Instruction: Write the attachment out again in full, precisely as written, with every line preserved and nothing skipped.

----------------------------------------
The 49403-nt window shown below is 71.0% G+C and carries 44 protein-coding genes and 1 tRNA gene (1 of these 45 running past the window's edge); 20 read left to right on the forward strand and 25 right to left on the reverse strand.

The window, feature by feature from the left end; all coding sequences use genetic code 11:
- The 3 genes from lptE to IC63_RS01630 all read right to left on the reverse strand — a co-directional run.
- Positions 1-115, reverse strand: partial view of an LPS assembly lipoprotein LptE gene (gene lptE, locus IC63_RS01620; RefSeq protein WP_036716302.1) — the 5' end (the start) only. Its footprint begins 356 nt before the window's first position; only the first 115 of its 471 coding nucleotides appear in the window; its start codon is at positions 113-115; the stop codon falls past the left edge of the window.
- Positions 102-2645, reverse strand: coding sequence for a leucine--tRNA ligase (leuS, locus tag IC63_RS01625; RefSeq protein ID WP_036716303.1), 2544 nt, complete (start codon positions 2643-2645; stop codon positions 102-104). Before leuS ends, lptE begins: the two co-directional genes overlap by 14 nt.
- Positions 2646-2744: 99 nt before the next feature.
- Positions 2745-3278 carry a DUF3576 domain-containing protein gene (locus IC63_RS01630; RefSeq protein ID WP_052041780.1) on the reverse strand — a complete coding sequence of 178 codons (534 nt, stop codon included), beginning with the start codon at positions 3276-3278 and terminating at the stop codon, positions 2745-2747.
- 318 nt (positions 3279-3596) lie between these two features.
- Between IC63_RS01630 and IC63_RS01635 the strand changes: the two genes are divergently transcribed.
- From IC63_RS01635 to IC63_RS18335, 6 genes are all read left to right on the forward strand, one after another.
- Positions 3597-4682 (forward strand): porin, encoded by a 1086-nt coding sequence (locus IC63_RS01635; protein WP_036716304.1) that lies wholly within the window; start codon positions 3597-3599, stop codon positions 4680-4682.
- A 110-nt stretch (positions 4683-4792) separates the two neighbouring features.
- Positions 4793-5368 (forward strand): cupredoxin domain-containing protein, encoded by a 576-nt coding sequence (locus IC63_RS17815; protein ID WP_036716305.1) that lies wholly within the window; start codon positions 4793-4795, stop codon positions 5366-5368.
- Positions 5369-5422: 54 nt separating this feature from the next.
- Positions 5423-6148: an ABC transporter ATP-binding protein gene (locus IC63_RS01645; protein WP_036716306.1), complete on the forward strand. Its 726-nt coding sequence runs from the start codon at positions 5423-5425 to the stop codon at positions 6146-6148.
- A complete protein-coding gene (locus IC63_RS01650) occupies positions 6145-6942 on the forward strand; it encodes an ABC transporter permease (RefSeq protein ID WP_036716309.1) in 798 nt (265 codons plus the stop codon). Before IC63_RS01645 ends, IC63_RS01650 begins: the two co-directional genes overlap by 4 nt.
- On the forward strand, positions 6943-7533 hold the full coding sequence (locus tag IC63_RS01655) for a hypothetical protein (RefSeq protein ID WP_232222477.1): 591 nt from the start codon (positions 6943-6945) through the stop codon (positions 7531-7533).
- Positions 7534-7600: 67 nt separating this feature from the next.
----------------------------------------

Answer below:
The 49403-nt window shown below is 71.0% G+C and carries 44 protein-coding genes and 1 tRNA gene (1 of these 45 running past the window's edge); 20 read left to right on the forward strand and 25 right to left on the reverse strand.

The window, feature by feature from the left end; all coding sequences use genetic code 11:
- The 3 genes from lptE to IC63_RS01630 all read right to left on the reverse strand — a co-directional run.
- Positions 1-115, reverse strand: partial view of an LPS assembly lipoprotein LptE gene (gene lptE, locus IC63_RS01620; RefSeq protein WP_036716302.1) — the 5' end (the start) only. Its footprint begins 356 nt before the window's first position; only the first 115 of its 471 coding nucleotides appear in the window; its start codon is at positions 113-115; the stop codon falls past the left edge of the window.
- Positions 102-2645, reverse strand: coding sequence for a leucine--tRNA ligase (leuS, locus tag IC63_RS01625; RefSeq protein ID WP_036716303.1), 2544 nt, complete (start codon positions 2643-2645; stop codon positions 102-104). Before leuS ends, lptE begins: the two co-directional genes overlap by 14 nt.
- Positions 2646-2744: 99 nt before the next feature.
- Positions 2745-3278 carry a DUF3576 domain-containing protein gene (locus IC63_RS01630; RefSeq protein ID WP_052041780.1) on the reverse strand — a complete coding sequence of 178 codons (534 nt, stop codon included), beginning with the start codon at positions 3276-3278 and terminating at the stop codon, positions 2745-2747.
- 318 nt (positions 3279-3596) lie between these two features.
- Between IC63_RS01630 and IC63_RS01635 the strand changes: the two genes are divergently transcribed.
- From IC63_RS01635 to IC63_RS18335, 6 genes are all read left to right on the forward strand, one after another.
- Positions 3597-4682 (forward strand): porin, encoded by a 1086-nt coding sequence (locus IC63_RS01635; protein WP_036716304.1) that lies wholly within the window; start codon positions 3597-3599, stop codon positions 4680-4682.
- A 110-nt stretch (positions 4683-4792) separates the two neighbouring features.
- Positions 4793-5368 (forward strand): cupredoxin domain-containing protein, encoded by a 576-nt coding sequence (locus IC63_RS17815; protein ID WP_036716305.1) that lies wholly within the window; start codon positions 4793-4795, stop codon positions 5366-5368.
- Positions 5369-5422: 54 nt separating this feature from the next.
- Positions 5423-6148: an ABC transporter ATP-binding protein gene (locus IC63_RS01645; protein WP_036716306.1), complete on the forward strand. Its 726-nt coding sequence runs from the start codon at positions 5423-5425 to the stop codon at positions 6146-6148.
- A complete protein-coding gene (locus IC63_RS01650) occupies positions 6145-6942 on the forward strand; it encodes an ABC transporter permease (RefSeq protein ID WP_036716309.1) in 798 nt (265 codons plus the stop codon). Before IC63_RS01645 ends, IC63_RS01650 begins: the two co-directional genes overlap by 4 nt.
- On the forward strand, positions 6943-7533 hold the full coding sequence (locus tag IC63_RS01655) for a hypothetical protein (RefSeq protein ID WP_232222477.1): 591 nt from the start codon (positions 6943-6945) through the stop codon (positions 7531-7533).
- Positions 7534-7600: 67 nt separating this feature from the next.